WASHINGTON, D.C. – In spite of the fact that entitlement programs account for almost half of the entire Federal budget, President Obama proclaimed in his inaugural address yesterday that Medicare, Medicaid and Social Security “free us to take the risks that make this country great.”
For the past several political cycles, the question of how to ensure the future of such programs while dealing with the mounting national debt has gone largely unanswered. And it doesn’t look like that’s going to change over the next four years.
President Obama said “we must make the hard choices to reduce the cost of health care and the size of our deficit” but then quickly added, “but we reject the belief that America must choose between caring for the generation that built this country and investing in the generation that will build its future for we remember the lessons of our past, when twilight years were spent in poverty and parents of a child with a disability had nowhere to turn. We do not believe that in this country, freedom is reserved for the lucky, or happiness for the few.”
According to the President, these entitlements are a source of national strength rather than a financial drain. “We recognize that no matter how responsibly we live our lives, any one of us, at any time, may face a job loss, or a sudden illness, or a home swept away in a terrible storm,” Obama continued. “The commitments we make to each other – through Medicare, and Medicaid, and Social Security – these things do not sap our initiative; they strengthen us. They do not make us a nation of takers; they free us to take the risks that make this country great.”
The Heritage Foundation, however, warns that Social Security, Medicare and Medicaid now make up 44 percent of all spending in the federal budget and continue to expand. Over the past 20 years federal entitlement spending has grown by 110 percent and at its current rate of growth will consume all tax revenue by fiscal year 2025.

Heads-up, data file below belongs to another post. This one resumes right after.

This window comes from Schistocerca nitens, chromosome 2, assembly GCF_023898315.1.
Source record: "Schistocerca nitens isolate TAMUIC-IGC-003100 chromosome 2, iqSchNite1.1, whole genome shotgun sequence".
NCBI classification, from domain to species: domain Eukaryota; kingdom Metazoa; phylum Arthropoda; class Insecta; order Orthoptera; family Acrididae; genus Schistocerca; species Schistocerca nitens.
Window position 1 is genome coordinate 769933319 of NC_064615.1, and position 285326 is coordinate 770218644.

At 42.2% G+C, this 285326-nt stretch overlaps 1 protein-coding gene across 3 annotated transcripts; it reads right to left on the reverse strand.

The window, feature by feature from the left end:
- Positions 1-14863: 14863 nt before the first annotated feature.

A recent Heritage Foundation report noted: “All three programs are growing faster than inflation, and—when joined with $1.7 trillion in new Obamacare spending—will drain about 18.5 percent of the nation’s total economic output by mid-century.”
The non-partisan Congressional Budget Office reports similar warnings. A recent CBO report said, “Expenditures for each of the three largest entitlement programs were greater than in the same period last year. Outlays for Social Security benefits increased the most—by $12 billion (or 7 percent). Spending for Medicare rose by $6 billion (or 5 percent) and outlays for Medicaid rose by $5 billion (or 8 percent).”
Even the President’s own fiscal commission report in 2010 predicted, “By 2025 revenue will be able to finance only interest payments, Medicare, Medicaid, and Social Security. Every other federal government activity – from national defense and homeland security to transportation and energy – will have to be paid for with borrowed money. Under its extended-baseline scenario, CBO projects that federal health care spending for Medicare, Medicaid, the Children’s Health Insurance Program (CHIP), and the health insurance exchange subsidies will grow from nearly 6 percent of GDP in 2010 to about 10 percent in 2035, and continue to grow thereafter.”
Few Americans realize how entrenched the entitlement mentality is in their collective lives. We are living longer and producing less. The end result may feel like freedom when in fact the end result will prove to be something else indeed.